“Twenty-six, Sister, but I dug my head into a refuge, for it was raining lead like hail and I was hit only once again, thank God.”

“When were you found?”

“After laying all day. I was hit shortly after relieving in the trench, yesterday morning. Shall I get better?”

The doctor says it is gangrene.

About 3 a.m. one has time to walk from bed to bed and inspect the 45 or so new patients. Here is a child of 17 (officially 20) moaning softly, with a shattered arm, blue eyes and pink cheeks, looking almost infantile. There is an old soldier swathed in bandages, a cigarette alight, declaring cheerfully, “It’s a bit sore but it will be right soon sure.” Further on, a round faced, dark curly-haired boy of 22 with a shattered arm, and a painful right stump (a badly shattered and gangrenous leg having been amputated) lies in restless slumber experiencing in dreams the horrors over again.

There is one from our own Canada; a homestead near a Saskatchewan town is his home. Many hours he lay on the field, numerous wounds of the thigh, now suffering of malignant edema (gas gangrene). The surgeon nods. The sisters prepare for an immediate operation. We know not what morning will bring.

As a rule, these sufferers are silent, but here and there writhing forms and smothered groans tell of agony we [are] helpless to relieve. Some have limbs reduced to pulp, others have lost an eye, and a few unconscious cases claim close attention. Lifting a sheet perhaps one discovers a hemorrhage or a gaping cavity where shrapnel has torn away a joint.

As one passes along, a voice says, “It’s awful quiet here, Sister, but I seem to hear the guns yet. There were 500 of them speaking at once on Tuesday morning and it was hell.” Now and then, a sudden cry and convulsive awakening indicate the exhausted nerves of a dreamer. He thought he was advancing through mud and thorn bushes towards the enemy trench, wrestling with some man who may kill him. He awakens panting and perspiring and sitting up staring.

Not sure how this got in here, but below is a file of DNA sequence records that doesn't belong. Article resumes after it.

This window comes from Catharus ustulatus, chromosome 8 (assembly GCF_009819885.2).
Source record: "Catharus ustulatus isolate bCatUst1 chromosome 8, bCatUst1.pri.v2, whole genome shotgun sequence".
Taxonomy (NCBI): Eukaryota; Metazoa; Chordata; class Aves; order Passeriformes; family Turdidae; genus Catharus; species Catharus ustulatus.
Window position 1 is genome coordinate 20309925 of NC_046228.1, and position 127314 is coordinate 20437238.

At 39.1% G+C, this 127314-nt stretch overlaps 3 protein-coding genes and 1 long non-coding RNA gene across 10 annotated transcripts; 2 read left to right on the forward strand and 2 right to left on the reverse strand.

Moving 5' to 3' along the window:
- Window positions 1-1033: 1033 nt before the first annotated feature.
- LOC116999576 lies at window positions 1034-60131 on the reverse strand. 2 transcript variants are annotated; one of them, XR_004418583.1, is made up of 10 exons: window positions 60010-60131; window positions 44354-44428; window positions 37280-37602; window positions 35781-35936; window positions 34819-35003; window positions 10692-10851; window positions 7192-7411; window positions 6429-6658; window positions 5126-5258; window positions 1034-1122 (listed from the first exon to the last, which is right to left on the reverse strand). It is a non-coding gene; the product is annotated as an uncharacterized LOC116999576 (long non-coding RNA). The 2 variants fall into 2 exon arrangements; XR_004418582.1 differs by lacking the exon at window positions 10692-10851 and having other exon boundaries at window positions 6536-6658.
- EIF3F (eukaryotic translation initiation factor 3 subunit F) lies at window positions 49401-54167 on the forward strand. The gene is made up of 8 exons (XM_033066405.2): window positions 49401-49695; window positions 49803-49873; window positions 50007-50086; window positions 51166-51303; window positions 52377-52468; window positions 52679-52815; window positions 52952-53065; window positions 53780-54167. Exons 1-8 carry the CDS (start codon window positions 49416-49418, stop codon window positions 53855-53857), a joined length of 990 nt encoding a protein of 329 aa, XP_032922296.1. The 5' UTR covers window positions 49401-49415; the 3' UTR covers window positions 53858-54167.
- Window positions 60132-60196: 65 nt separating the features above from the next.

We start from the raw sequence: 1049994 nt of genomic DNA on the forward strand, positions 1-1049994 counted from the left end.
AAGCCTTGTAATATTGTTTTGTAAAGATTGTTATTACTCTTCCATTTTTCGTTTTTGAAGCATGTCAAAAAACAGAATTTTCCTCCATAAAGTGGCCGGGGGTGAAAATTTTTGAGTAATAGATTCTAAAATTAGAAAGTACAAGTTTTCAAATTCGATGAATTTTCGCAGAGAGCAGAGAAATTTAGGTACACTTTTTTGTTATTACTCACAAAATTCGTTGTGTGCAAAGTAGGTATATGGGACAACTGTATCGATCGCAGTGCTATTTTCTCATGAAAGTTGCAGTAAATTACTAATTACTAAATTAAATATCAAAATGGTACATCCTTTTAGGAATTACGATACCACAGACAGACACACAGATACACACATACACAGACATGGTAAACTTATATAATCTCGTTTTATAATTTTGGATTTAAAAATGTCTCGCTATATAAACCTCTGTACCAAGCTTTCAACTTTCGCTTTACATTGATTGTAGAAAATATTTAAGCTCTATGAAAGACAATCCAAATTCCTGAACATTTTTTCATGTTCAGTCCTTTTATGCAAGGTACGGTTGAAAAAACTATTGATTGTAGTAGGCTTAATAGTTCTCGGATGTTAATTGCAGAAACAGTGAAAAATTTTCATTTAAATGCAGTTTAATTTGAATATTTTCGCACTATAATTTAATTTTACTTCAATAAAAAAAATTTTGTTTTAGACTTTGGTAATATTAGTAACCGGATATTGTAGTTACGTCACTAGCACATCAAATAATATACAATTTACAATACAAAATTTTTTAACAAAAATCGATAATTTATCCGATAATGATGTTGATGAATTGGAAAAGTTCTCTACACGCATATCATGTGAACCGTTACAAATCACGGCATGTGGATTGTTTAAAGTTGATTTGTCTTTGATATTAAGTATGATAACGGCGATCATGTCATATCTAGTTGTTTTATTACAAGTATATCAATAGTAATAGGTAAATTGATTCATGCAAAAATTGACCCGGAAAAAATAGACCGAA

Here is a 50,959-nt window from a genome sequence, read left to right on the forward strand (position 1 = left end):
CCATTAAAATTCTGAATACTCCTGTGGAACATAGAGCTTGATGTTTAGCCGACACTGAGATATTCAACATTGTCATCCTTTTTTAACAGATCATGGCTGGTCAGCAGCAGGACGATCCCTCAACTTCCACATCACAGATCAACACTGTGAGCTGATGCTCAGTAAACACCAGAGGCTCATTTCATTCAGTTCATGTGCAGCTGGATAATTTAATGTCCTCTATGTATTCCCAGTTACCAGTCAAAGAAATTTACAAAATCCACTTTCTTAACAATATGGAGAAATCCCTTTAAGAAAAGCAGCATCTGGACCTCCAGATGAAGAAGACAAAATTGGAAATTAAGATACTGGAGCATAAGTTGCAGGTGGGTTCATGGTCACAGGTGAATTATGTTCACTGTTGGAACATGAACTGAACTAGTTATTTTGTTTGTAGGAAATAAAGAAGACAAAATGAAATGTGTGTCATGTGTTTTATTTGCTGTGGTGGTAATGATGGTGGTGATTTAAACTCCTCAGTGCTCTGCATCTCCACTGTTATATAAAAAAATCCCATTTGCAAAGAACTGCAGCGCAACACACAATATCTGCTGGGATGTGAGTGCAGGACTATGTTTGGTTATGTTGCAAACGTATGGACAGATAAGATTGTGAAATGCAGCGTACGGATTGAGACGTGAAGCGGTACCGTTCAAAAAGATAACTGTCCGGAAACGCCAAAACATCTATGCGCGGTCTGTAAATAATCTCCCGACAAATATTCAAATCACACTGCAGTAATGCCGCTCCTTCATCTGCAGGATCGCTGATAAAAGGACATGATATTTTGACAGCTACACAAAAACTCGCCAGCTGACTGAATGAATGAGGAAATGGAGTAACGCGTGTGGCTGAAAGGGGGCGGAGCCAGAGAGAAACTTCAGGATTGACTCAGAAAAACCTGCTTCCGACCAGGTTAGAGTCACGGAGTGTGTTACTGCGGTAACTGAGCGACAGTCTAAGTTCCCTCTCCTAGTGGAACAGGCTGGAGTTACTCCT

Alfreda Attrill tends a patient.
Health Sciences Centre Winnipeg/2010.7.112;

When the new arrivals are finally settled a list of 25 names is sent up to the ward of those to be transferred to another hospital farther south. This is owing to the policy of constant evacuation to keep vacant beds close to the front. This necessitates re-dressing those wounds, which may not receive attention for the next 12 hours. Practically every article of clothing has to be pulled on the helpless patients. Sometimes there are more than 20 dressings to be done and only an hour to do them. The transfer of patients is even worse than admitting them.

We are always glad to send men to England, particularly when their wounds require the long furlough they so thoroughly deserve—willing, as they are, to go back to the frightfulness of the trenches if their king needs them. The prospect of even a week in Blighty will bring a smile to the most pain-drawn face.

In one room is a young fellow who enlisted as a private in the army, mis-named Ritchimis. Quiet and reserved, he studies Henry V’s address to his soldiers while his wounded hand is being treated. Agincourt is only a few miles away from us. There was never a time when people sacrificed more for their country.